Computer showing MRI brain scans. Photo: Gina Ferazzi/Los Angeles Times via Getty Images

Hospitals are pushing medical device makers to ensure the security of their products, a response to increased reports of cyberattacks and a growing recognition of their costs, the Wall Street Journal reports.

What's happening: Hospitals are running tests to detect device weaknesses, asking manufacturers to reveal proprietary software to assess vulnerabilities, and sometimes rejecting bids or canceling orders for devices that don't have adequate safety features.

  • Some of hospitals' requests have caused tensions with device manufacturers, although there's also collaboration between the two parties.

The big picture: As health care has increasingly digitized, hospitals have become more aware of the threat of cyberattacks — and how that threat is amplified by the increase in health care devices that are connected to the internet.

  • Hospitals have both financial and patient safety concerns, especially as the threat becomes more real.
  • Health care companies — including hospitals — reported 148 hacks that exposed personal health information last year. Only 5 were reported in 2009.
  • The Department of Homeland Security issued 30 advisories last year about cybersecurity vulnerabilities in medical devices — an increase from 16 the year before.

Go deeper: Mental health is new focus at premier cybersecurity conference

Go deeper

Updated 1 hour ago - Politics & Policy

Coronavirus dashboard

Illustration: Eniola Odetunde/Axios

  1. Global: Total confirmed cases as of 6:30 a.m. ET: 30,199,007 — Total deaths: 946,490— Total recoveries: 20,544, 967Map
  2. U.S.: Total confirmed cases as of 6:30 a.m. ET: 6,675,593 — Total deaths: 197,644 — Total recoveries: 2,540,334 — Total tests: 90,710,730Map
  3. Politics: Former Pence aide says she plans to vote for Joe Biden, accusing Trump of costing lives in his coronavirus response.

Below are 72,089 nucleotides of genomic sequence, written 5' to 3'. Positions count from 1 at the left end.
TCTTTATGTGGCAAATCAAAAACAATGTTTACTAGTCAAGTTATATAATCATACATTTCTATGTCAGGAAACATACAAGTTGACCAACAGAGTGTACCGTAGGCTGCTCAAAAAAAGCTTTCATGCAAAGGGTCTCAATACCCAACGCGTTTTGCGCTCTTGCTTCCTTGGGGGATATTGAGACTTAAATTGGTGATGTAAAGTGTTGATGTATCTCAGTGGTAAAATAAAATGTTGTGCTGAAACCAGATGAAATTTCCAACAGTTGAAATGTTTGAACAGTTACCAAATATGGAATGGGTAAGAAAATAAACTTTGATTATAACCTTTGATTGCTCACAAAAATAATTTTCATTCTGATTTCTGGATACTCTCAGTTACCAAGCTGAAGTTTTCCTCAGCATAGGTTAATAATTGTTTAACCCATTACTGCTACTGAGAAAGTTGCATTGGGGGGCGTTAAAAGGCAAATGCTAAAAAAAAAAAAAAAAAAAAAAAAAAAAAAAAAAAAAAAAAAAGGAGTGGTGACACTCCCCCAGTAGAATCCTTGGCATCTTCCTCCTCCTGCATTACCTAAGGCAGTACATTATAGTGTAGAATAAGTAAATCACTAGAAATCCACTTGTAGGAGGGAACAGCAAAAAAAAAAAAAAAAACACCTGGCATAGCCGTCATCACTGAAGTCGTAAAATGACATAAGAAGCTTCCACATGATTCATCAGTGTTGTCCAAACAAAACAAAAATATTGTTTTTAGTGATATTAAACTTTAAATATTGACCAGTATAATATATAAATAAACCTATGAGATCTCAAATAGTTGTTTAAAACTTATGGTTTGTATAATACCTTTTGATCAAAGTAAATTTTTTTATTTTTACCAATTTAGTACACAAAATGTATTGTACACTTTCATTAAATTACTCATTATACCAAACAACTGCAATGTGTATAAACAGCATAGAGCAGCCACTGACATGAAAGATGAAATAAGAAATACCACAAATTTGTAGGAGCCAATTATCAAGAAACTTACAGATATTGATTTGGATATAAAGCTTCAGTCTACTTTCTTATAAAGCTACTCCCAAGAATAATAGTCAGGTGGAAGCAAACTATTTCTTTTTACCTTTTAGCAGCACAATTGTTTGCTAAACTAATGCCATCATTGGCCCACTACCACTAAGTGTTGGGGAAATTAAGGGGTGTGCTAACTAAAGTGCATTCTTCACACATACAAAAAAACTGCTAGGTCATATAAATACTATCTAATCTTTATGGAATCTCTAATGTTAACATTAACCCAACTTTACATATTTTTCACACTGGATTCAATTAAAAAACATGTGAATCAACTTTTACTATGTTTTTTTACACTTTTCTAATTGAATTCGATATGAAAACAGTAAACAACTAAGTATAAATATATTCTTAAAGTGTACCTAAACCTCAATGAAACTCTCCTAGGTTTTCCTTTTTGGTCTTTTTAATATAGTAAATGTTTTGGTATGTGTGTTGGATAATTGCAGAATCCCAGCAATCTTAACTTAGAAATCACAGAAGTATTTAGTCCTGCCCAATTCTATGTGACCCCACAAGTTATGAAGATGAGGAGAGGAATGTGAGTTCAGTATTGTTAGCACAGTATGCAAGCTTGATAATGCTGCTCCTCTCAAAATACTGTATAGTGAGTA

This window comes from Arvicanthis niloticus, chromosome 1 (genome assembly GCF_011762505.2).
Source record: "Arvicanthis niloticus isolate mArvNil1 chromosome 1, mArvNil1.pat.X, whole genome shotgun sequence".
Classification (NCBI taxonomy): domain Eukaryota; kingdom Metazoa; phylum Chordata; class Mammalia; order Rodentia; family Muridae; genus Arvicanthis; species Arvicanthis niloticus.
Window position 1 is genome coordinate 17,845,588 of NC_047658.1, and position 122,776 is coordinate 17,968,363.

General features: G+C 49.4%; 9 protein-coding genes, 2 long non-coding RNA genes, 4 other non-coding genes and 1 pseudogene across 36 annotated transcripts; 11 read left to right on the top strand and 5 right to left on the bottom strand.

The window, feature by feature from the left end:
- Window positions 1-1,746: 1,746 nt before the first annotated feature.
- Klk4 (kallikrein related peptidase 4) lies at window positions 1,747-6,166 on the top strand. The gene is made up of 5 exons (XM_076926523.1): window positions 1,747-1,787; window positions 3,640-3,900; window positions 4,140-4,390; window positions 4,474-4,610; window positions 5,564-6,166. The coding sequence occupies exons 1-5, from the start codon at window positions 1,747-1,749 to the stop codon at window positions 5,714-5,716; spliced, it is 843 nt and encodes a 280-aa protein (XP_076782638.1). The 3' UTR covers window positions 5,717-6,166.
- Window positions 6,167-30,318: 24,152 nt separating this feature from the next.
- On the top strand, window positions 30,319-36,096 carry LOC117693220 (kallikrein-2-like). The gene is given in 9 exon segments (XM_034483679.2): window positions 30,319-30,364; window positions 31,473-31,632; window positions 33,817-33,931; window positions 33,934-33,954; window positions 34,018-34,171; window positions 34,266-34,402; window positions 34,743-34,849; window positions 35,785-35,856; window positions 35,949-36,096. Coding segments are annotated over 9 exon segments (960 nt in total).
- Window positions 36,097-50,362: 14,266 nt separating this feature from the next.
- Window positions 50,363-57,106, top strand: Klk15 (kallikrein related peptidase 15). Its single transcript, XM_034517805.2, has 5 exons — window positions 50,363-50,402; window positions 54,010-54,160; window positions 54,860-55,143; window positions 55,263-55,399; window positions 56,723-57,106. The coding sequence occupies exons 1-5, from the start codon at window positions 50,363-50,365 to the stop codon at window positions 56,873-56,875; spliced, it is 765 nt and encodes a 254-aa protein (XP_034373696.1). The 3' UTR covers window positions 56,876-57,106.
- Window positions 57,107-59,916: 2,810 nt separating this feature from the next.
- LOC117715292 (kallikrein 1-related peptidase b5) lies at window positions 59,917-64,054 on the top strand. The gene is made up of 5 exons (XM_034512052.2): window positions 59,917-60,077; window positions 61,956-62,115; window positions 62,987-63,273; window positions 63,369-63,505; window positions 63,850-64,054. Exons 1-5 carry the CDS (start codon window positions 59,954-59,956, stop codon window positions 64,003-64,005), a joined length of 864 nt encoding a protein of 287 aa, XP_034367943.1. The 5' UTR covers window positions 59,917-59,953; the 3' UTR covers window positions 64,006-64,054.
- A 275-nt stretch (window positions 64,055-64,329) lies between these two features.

4. Health: Pew: 49% of Americans wouldn't get COVID-19 vaccine if available today Pandemic may cause cancer uptick The risks of moving too fast on a vaccine — COVID-19 racial disparities extend to health coverage losses.
  5. Business: Retail sales return to pre-coronavirus trend.
Mike Allen, author of AM
2 hours ago - Politics & Policy

Scoop: Mike Bloomberg's anti-chaos theory

CNN's Anderson Cooper questions Joe Biden last night at a drive-in town hall in Moosic, Pa., outside Scranton. Photo: CNN

Mike Bloomberg's $100 million Florida blitz begins today and will continue "wall to wall" in all 10 TV markets through Election Day, advisers tell me.

Why it matters: Bloomberg thinks that Joe Biden putting away Florida is the most feasible way to head off the national chaos we could have if the outcome of Trump v. Biden remained uncertain long after Election Day.

Biden's hardline Russia reset

Photo Illustration: Eniola Odetunde/Axios. Getty Images photos: Mark Reinstein

When he talks about Russia, Joe Biden has sounded like Ronald Reagan all summer, setting up a potential Day 1 confrontation with Russian President Vladimir Putin if Biden were to win.

Why it matters: Biden has promised a forceful response against Russia for both election interference and alleged bounty payments to target American troops in Afghanistan. But being tougher than President Trump could be the easy part. The risk is overdoing it and making diplomacy impossible.